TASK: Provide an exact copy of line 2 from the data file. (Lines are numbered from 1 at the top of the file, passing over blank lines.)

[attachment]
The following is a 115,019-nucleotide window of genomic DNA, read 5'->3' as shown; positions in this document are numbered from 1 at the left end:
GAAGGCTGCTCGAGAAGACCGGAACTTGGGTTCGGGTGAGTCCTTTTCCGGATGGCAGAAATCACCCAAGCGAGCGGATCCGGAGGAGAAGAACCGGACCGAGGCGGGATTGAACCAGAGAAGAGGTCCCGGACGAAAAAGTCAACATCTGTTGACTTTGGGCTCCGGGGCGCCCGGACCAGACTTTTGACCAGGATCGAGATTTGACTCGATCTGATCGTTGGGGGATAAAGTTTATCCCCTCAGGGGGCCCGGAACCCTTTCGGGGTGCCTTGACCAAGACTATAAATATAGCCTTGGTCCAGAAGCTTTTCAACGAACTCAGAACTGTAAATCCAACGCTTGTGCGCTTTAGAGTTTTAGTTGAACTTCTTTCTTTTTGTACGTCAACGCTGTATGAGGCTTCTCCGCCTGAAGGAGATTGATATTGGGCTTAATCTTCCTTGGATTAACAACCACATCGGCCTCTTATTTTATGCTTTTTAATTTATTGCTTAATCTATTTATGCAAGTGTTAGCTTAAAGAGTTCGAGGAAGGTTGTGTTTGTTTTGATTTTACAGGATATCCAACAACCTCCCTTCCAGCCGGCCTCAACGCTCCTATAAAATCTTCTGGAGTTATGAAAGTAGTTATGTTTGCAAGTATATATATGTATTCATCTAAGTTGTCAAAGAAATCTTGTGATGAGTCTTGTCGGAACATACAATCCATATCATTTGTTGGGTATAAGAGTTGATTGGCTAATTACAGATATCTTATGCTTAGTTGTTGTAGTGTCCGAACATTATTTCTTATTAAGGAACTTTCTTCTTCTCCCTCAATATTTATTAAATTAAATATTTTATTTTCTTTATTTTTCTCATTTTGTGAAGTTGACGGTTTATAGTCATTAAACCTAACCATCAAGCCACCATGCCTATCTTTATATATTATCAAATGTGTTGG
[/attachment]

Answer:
GAAGGCTGCTCGAGAAGACCGGAACTTGGGTTCGGGTGAGTCCTTTTCCGGATGGCAGAAATCACCCAAGCGAGCGGATCCGGAGGAGAAGAACCGGACCGAGGCGGGATTGAACCAGAGAAGAGGTCCCGGACGAAAAAGTCAACATCTGTTGACTTTGGGCTCCGGGGCGCCCGGACCAGACTTTTGACCAGGATCGAGATTTGACTCGATCTGATCGTTGGGGGATAAAGTTTATCCCCTCAGGGGGCCCGGAACCCTTTCGGGGTGCCTTGACCAAGACTATAAATATAGCCTTGGTCCAGAAGCTTTTCAACGAACTCAGAACTGTAAATCCAACGCTTGTGCGCTTTAGAGTTTTAGTTGAACTTCTTTCTTTTTGTACGTCAACGCTGTATGAGGCTTCTCCGCCTGAAGGAGATTGATATTGGGCTTAATCTTCCTTGGATTAACAACCACATCGGCCTCTTATTTTATGCTTTTTAATTTATTGCTTAATCTATTTATGCAAGTGTTAGCTTAAAGAGTTCGAGGAAGGTTGTGTTTGTTTTGATTTTACAGGATATCCAACAACCTCCCTTCCAGCCGGCCTCAACGCTCCTATAAAATCTTCTGGAGTTATGAAAGTAGTTATGTTTGCAAGTATATATATGTATTCATCTAAGTTGTCAAAGAAATCTTGTGATGAGTCTTGTCGGAACATACAATCCATATCATTTGTTGGGTATAAGAGTTGATTGGCTAATTACAGATATCTTATGCTTAGTTGTTGTAGTGTCCGAACATTATTTCTTATTAAGGAACTTTCTTCTTCTCCCTCAATATTTATTAAATTAAATATTTTATTTTCTTTATTTTTCTCATTTTGTGAAGTTGACGGTTTATAGTCATTAAACCTAACCATCAAGCCACCATGCCTATCTTTATATATTATCAAATGTGTTGG